As far as perfectly solid pilots go, I really couldn’t ask for much more from Hell On Wheels. There were a few scenes that really grabbed me–the opening in the church, the raid, any scene with one-handed man, especially when he was drinking (and who will be sorely missed), and also anything with Colm Meany’s excellent Thomas Durant–but the pilot, as expected, was mostly necessary set-up. That said, it was done well enough that I’m definitely looking forward to seeing where it goes next.
I’m not all too familiar with westerns, but I felt like this stayed pretty close to the book, which wasn’t necessarily a bad thing. Revenge always makes for enjoyable stories, and I like that the show seems to be more than just a buddy-cop Western with Colin and Elam slinging guns and getting over that whole slavery thing, like the posters kinda made it to seem–not that I’m against grotesque violence, which I’m sure there’s going to be plenty of.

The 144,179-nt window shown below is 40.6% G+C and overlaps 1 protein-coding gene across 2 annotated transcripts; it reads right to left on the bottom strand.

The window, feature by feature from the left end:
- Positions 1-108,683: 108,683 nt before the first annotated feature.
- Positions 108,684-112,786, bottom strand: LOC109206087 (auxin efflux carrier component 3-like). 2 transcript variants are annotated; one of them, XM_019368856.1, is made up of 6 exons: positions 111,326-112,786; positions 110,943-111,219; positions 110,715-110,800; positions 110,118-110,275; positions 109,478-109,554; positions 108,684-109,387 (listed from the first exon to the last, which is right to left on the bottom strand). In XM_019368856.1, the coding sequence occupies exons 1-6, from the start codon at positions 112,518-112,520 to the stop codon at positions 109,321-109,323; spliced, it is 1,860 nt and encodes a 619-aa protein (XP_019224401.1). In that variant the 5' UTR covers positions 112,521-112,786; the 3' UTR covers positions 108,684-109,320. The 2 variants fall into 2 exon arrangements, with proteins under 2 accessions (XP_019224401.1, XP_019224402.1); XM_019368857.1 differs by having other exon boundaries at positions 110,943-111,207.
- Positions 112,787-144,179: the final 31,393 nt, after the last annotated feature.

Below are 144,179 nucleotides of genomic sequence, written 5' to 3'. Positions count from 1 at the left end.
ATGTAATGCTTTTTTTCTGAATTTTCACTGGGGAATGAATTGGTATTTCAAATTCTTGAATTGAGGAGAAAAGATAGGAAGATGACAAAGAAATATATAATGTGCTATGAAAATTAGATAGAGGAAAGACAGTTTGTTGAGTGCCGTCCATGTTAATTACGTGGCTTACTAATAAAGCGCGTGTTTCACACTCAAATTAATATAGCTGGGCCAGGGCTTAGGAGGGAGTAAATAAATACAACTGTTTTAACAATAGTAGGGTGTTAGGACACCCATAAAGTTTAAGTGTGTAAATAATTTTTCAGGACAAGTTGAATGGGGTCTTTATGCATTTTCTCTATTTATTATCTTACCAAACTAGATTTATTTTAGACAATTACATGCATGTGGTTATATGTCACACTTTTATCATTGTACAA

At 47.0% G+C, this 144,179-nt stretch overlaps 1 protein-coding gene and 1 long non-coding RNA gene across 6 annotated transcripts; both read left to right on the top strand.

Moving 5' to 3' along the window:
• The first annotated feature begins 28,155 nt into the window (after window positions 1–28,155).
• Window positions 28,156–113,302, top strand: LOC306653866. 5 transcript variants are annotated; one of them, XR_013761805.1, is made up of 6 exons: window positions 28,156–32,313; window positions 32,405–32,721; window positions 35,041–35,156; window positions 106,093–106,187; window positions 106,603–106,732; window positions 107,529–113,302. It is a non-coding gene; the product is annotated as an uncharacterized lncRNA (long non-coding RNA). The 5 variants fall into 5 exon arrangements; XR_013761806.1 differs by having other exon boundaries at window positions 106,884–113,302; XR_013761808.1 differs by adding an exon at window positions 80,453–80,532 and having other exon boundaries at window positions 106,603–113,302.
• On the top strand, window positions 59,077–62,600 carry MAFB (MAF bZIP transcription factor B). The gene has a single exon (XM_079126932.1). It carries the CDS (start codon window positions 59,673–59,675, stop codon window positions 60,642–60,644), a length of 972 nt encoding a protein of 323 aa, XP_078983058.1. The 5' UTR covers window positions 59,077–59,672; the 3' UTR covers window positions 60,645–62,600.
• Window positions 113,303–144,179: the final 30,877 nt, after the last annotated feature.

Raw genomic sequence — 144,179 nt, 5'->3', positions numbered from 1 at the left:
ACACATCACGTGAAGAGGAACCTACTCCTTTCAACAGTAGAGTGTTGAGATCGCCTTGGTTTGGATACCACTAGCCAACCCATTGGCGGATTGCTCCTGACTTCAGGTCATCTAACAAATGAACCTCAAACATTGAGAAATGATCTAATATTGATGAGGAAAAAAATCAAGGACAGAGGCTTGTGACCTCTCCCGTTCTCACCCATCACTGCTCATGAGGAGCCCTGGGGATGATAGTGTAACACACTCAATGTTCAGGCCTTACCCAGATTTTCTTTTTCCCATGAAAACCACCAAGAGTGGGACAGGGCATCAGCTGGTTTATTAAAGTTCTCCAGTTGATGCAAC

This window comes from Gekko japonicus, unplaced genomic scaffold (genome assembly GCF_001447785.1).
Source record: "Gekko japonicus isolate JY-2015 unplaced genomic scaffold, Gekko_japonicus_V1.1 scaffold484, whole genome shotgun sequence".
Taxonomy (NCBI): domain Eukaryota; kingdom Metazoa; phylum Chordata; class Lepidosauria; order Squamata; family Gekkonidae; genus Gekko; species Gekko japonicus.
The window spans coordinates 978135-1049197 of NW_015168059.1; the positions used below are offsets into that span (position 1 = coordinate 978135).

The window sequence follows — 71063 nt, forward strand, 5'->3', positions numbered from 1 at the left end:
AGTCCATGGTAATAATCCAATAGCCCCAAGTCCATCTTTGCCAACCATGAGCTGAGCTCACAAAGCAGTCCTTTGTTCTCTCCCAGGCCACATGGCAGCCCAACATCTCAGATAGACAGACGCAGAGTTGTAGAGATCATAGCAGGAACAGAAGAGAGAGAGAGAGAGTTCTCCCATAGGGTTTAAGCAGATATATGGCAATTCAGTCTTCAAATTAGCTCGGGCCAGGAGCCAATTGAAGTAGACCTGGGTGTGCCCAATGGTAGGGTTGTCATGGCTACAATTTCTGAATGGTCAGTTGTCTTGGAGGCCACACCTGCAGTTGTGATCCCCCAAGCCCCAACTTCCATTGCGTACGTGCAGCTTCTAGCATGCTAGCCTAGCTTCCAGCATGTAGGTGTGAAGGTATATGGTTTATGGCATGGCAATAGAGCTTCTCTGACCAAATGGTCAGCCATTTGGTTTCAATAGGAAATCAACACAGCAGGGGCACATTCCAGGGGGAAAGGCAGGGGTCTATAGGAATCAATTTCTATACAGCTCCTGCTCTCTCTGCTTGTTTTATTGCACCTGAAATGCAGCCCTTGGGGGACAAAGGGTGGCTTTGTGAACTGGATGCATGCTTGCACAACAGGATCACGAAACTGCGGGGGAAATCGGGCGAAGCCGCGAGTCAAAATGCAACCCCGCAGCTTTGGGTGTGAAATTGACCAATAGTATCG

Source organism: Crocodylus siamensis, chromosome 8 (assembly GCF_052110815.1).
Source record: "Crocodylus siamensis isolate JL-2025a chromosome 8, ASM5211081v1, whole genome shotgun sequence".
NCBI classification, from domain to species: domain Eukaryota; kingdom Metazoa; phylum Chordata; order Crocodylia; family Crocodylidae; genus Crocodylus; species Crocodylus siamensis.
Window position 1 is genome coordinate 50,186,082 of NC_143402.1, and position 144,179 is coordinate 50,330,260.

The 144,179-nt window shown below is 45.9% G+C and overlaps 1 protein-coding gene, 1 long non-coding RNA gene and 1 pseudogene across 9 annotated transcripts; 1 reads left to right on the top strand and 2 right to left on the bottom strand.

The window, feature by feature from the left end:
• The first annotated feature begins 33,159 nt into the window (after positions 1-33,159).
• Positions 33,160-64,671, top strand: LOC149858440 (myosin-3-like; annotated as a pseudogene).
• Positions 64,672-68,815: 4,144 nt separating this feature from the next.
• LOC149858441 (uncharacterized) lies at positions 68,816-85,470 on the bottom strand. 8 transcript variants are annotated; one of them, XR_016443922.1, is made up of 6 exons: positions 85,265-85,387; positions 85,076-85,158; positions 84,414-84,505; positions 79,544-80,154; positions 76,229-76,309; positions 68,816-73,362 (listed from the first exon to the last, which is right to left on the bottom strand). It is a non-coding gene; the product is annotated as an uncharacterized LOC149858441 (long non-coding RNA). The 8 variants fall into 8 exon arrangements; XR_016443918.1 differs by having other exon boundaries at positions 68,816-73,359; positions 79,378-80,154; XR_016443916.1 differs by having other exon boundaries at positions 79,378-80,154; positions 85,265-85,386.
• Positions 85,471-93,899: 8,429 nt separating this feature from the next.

What ultimately grabbed me about the pilot is the few, and slightly peculiar, liberties it took with the Western genre. I don’t think Hell On Wheels is going to flip the genre on its head and do something completely mindboggling with it (or maybe it will–you can never tell from the pilot), but I liked the risks it took. To start, the scene where Colin rides into camp towards the beginning with, The Dead Weather, of all bands playing in the background. For a show that, I thought, hit the nail on the head as far as crafting a period piece, this bit of anachronism caught me off guard, but not necessarily in a bad way. It (as well as the theme song) reminded me of that hat-drawn-low, gun at the ready feel of what I’d consider TV’s other big western right now, Justified; and the fact that creators Joe and Tony Gayton were willing to forego the strict rules of period pieces (something Matthew Weiner would never do) and include a song from 2009, made me think they’ve got a pretty good grasp on what they’re doing. The other seen that stood out was, obviously, Durant’s final speech, which, frankly, I liked a lot. I’m sure plenty will chalk it up to some sort of undiagnosed mental illness, but if we’re looking for pragmatic reasons for his ranting and raving I’d point to that drink he kept by his side. (Side note: Hell On Wheels definitely hit all of its sex, violence, and drinking quotas, which I’m guessing AMC requires for all its shows at this point). But as far as non-pragmatic reasons go, again I think it was a neat choice that showed how aware the Gayton’s are of what this show is and the shoes that it has to fill, and what they can do to make Hell On Wheels standout in the genre. I didn’t see the speech as talking down to the audience by explaining what was going on, but rather that it was a moment of intense personal reflection, a soliloquy of sorts, that kinda says to the viewer: You’ve heard this story before. You know the heroes and villains. You know the twists and turns that this will take–that Lily and Colin will probably end up together; that the Reverend is the anonymous sergeant; that Durant will stop at nothing to make as much money as possible and that in the end everyone in this tale seems to be a pawn in his little game–but without all these cliches and plots and whatnot, there is no story. “But remember this: Without me, and men like me, your glorious railroad will never be built,” he says. Hell On Wheels may not change the way we see westerns, but it’s shaping up to be a pretty good story.